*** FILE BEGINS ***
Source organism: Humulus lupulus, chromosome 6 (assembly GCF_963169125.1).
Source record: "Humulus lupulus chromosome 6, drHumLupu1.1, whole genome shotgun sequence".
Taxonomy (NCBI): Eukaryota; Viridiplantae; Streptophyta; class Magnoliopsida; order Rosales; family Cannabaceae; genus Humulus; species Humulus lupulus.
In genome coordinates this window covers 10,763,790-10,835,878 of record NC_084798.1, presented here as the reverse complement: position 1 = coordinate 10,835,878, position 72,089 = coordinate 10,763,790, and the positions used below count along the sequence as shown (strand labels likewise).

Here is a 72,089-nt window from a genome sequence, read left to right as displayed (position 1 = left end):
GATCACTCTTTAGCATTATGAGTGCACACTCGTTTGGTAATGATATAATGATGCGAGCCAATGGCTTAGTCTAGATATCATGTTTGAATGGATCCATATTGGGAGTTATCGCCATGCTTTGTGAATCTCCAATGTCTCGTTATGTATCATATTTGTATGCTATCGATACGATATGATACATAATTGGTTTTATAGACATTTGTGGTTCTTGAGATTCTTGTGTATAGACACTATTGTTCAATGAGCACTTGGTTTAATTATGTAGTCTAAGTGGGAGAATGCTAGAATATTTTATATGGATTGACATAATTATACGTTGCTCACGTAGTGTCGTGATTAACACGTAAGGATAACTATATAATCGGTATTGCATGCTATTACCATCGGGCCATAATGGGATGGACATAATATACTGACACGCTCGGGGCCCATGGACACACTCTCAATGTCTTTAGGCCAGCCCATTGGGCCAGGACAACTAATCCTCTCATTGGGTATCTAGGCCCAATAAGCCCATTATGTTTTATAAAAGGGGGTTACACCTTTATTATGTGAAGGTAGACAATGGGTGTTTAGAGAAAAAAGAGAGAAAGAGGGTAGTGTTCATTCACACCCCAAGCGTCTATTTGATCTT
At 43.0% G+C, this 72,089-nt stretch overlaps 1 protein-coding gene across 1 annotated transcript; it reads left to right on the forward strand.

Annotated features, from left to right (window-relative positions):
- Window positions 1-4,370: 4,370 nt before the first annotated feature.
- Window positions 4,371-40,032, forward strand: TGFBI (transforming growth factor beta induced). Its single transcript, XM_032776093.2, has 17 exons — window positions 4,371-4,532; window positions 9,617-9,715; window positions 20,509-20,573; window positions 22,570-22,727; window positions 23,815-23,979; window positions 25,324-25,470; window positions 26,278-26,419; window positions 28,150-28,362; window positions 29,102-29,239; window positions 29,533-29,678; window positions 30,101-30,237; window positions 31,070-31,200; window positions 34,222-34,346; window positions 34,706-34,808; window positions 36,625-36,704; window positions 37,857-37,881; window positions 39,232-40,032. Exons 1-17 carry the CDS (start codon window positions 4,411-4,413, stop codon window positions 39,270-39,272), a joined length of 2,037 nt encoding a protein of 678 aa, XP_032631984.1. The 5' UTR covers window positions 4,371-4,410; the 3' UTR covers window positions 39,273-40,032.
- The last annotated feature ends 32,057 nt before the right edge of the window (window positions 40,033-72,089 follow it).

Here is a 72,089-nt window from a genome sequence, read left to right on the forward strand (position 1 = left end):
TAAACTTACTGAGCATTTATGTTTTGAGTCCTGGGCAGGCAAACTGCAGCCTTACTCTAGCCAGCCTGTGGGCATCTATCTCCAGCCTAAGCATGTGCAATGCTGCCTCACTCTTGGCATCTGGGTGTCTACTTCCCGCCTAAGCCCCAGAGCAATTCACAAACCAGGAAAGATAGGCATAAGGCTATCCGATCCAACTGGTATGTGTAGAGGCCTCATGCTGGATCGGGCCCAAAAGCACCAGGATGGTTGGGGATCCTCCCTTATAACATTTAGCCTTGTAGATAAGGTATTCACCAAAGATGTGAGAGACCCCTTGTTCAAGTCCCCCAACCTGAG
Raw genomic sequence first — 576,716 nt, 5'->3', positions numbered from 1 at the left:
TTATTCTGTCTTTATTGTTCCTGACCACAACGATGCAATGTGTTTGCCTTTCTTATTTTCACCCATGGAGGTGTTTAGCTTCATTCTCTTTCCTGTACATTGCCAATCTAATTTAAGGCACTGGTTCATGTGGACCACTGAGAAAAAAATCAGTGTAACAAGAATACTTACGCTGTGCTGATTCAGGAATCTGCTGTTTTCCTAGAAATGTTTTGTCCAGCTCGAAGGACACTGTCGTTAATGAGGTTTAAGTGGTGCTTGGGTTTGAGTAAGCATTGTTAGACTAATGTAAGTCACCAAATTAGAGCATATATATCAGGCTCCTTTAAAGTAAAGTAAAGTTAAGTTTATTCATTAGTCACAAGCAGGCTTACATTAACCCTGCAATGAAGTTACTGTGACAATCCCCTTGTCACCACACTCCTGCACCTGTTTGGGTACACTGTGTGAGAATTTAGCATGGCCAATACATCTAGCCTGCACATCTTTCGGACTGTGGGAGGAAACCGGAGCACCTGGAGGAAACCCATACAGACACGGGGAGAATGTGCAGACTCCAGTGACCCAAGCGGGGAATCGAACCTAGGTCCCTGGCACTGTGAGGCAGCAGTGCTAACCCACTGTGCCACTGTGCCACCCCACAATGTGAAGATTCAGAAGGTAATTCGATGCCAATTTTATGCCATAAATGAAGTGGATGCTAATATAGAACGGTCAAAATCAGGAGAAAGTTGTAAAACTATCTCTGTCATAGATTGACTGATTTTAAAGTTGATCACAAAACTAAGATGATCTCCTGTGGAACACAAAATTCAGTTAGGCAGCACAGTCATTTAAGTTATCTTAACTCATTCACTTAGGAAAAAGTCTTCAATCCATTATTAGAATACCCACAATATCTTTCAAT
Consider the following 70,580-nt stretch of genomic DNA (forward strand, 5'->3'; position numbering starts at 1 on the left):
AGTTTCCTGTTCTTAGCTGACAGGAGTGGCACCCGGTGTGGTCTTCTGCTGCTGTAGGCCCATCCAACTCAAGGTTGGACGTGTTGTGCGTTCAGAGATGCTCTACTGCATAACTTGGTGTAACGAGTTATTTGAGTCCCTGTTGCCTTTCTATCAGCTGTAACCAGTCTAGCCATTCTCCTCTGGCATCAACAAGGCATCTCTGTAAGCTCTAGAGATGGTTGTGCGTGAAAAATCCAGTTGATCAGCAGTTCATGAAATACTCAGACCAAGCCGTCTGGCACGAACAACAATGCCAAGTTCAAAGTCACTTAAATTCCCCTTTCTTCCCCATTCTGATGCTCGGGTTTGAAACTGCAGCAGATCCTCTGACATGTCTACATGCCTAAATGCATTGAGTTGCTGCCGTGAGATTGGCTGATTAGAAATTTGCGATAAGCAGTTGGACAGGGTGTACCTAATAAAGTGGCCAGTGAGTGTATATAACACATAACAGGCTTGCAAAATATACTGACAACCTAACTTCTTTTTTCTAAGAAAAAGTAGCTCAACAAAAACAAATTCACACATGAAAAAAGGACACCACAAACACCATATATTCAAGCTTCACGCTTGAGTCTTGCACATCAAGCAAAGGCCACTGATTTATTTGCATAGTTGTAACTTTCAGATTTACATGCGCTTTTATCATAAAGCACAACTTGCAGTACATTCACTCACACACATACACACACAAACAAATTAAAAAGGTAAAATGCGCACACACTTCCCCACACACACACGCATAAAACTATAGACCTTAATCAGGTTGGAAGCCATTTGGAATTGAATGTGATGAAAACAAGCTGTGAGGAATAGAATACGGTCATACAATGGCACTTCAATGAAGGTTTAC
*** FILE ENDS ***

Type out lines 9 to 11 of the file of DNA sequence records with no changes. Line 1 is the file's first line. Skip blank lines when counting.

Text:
- Window positions 1-4,370: 4,370 nt before the first annotated feature.
- Window positions 4,371-40,032, forward strand: TGFBI (transforming growth factor beta induced). Its single transcript, XM_032776093.2, has 17 exons — window positions 4,371-4,532; window positions 9,617-9,715; window positions 20,509-20,573; window positions 22,570-22,727; window positions 23,815-23,979; window positions 25,324-25,470; window positions 26,278-26,419; window positions 28,150-28,362; window positions 29,102-29,239; window positions 29,533-29,678; window positions 30,101-30,237; window positions 31,070-31,200; window positions 34,222-34,346; window positions 34,706-34,808; window positions 36,625-36,704; window positions 37,857-37,881; window positions 39,232-40,032. Exons 1-17 carry the CDS (start codon window positions 4,411-4,413, stop codon window positions 39,270-39,272), a joined length of 2,037 nt encoding a protein of 678 aa, XP_032631984.1. The 5' UTR covers window positions 4,371-4,410; the 3' UTR covers window positions 39,273-40,032.
- The last annotated feature ends 32,057 nt before the right edge of the window (window positions 40,033-72,089 follow it).